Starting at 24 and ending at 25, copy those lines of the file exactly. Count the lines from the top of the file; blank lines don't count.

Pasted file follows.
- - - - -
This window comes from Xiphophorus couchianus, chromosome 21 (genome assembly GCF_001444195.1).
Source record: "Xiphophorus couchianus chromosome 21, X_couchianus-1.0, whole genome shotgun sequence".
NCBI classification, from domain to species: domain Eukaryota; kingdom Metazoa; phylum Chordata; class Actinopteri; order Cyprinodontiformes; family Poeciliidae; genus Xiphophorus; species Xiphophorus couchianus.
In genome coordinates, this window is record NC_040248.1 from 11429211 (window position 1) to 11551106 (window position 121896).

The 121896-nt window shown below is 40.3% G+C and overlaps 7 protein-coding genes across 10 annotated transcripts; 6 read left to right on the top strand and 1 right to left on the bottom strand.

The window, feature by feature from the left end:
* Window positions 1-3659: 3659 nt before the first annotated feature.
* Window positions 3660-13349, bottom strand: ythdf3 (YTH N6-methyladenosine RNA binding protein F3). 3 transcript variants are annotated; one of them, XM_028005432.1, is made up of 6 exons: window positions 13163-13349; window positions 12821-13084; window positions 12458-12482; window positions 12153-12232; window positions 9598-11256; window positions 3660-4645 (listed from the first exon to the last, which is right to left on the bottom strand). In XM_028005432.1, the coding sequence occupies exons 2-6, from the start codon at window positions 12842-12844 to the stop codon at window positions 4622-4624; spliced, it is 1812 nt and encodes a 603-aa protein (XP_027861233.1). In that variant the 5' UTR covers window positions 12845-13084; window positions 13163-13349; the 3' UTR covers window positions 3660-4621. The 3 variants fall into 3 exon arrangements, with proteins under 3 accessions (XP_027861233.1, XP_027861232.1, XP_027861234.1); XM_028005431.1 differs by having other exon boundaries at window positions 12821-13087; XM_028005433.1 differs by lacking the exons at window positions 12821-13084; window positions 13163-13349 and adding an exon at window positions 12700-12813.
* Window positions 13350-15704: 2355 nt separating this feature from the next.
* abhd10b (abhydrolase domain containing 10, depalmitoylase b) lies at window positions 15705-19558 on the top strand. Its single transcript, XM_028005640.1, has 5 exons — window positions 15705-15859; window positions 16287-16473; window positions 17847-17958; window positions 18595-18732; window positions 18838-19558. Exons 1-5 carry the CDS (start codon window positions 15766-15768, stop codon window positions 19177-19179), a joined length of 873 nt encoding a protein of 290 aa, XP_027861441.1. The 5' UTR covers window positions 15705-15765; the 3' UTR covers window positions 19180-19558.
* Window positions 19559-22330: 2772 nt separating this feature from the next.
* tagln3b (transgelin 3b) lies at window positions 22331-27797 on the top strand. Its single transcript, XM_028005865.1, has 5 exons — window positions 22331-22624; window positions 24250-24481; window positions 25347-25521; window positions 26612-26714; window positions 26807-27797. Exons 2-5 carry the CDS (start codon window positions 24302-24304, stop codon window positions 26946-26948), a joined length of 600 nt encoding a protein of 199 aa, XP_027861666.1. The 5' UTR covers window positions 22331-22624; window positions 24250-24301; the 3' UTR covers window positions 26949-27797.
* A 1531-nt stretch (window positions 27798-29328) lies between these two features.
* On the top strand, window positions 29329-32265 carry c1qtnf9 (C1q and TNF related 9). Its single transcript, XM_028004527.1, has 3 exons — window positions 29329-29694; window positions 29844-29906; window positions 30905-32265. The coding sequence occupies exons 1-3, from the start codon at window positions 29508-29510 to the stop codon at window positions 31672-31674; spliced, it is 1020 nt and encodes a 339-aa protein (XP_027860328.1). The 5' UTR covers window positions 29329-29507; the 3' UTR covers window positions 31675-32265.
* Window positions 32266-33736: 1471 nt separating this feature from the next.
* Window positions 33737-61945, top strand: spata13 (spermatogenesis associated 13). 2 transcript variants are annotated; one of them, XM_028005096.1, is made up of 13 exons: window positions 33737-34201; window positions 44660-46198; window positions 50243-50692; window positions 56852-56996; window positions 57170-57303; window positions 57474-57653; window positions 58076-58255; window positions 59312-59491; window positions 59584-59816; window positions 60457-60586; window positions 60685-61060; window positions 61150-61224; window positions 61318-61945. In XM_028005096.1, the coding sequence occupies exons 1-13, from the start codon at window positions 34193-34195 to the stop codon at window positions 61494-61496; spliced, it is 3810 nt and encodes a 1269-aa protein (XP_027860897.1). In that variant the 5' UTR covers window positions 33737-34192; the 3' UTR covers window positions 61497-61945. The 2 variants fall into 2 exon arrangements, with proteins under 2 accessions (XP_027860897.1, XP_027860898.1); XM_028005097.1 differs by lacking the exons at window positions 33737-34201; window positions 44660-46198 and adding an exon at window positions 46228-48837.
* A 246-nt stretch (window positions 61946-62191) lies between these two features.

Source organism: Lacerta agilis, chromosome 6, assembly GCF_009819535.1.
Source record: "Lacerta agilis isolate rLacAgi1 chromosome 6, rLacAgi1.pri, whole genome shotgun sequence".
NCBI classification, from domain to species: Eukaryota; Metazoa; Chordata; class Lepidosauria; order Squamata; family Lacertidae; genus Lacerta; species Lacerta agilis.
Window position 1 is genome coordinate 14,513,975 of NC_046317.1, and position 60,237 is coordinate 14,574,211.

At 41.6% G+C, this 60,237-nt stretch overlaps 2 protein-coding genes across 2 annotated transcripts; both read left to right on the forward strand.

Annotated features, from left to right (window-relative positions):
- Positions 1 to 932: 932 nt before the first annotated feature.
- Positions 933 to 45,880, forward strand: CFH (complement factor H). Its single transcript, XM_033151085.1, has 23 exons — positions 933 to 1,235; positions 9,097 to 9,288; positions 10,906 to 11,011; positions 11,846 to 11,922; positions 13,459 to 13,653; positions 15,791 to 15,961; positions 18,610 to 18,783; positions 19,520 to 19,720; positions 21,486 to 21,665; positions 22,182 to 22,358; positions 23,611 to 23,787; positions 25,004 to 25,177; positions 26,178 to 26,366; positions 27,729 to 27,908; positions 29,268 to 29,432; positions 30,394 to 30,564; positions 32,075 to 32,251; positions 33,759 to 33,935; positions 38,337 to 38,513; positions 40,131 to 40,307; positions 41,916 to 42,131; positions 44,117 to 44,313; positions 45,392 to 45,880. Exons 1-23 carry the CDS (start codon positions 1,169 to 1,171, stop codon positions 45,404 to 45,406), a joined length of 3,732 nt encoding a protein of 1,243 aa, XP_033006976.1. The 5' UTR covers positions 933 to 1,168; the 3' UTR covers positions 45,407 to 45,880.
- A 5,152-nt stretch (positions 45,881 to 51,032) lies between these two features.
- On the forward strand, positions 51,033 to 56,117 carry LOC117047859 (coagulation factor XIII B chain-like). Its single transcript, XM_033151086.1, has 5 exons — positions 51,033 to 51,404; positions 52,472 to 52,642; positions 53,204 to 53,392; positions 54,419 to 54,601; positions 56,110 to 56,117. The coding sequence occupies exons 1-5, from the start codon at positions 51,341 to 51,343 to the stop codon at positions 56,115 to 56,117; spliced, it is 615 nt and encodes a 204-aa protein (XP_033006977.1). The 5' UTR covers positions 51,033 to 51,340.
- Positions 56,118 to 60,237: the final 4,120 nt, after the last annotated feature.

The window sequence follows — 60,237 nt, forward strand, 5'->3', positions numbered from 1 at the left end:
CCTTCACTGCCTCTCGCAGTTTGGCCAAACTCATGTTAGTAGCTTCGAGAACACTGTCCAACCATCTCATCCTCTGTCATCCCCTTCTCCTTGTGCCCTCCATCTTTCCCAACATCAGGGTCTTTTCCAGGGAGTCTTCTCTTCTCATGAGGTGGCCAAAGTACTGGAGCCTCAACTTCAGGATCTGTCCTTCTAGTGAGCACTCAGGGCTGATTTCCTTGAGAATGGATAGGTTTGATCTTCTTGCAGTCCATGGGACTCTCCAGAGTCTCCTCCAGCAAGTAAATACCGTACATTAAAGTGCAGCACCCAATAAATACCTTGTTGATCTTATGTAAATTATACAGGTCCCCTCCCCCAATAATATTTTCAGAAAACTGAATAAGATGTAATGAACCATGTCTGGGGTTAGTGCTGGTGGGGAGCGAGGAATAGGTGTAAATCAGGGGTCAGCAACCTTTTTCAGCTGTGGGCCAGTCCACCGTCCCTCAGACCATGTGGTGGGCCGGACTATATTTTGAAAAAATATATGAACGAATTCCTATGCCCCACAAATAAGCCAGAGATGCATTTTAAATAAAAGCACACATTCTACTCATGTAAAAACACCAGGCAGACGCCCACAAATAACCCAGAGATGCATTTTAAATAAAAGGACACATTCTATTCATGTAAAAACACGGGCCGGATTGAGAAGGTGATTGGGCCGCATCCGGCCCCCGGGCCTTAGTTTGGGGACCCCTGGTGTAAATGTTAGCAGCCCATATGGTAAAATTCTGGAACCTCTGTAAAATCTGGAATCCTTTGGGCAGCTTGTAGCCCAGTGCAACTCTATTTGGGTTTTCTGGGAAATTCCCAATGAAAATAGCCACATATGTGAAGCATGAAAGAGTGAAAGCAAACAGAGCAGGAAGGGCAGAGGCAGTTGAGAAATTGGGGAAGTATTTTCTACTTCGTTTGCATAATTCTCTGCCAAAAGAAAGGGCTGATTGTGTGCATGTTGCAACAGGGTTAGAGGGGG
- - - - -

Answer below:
- Positions 1 to 932: 932 nt before the first annotated feature.
- Positions 933 to 45,880, forward strand: CFH (complement factor H). Its single transcript, XM_033151085.1, has 23 exons — positions 933 to 1,235; positions 9,097 to 9,288; positions 10,906 to 11,011; positions 11,846 to 11,922; positions 13,459 to 13,653; positions 15,791 to 15,961; positions 18,610 to 18,783; positions 19,520 to 19,720; positions 21,486 to 21,665; positions 22,182 to 22,358; positions 23,611 to 23,787; positions 25,004 to 25,177; positions 26,178 to 26,366; positions 27,729 to 27,908; positions 29,268 to 29,432; positions 30,394 to 30,564; positions 32,075 to 32,251; positions 33,759 to 33,935; positions 38,337 to 38,513; positions 40,131 to 40,307; positions 41,916 to 42,131; positions 44,117 to 44,313; positions 45,392 to 45,880. Exons 1-23 carry the CDS (start codon positions 1,169 to 1,171, stop codon positions 45,404 to 45,406), a joined length of 3,732 nt encoding a protein of 1,243 aa, XP_033006976.1. The 5' UTR covers positions 933 to 1,168; the 3' UTR covers positions 45,407 to 45,880.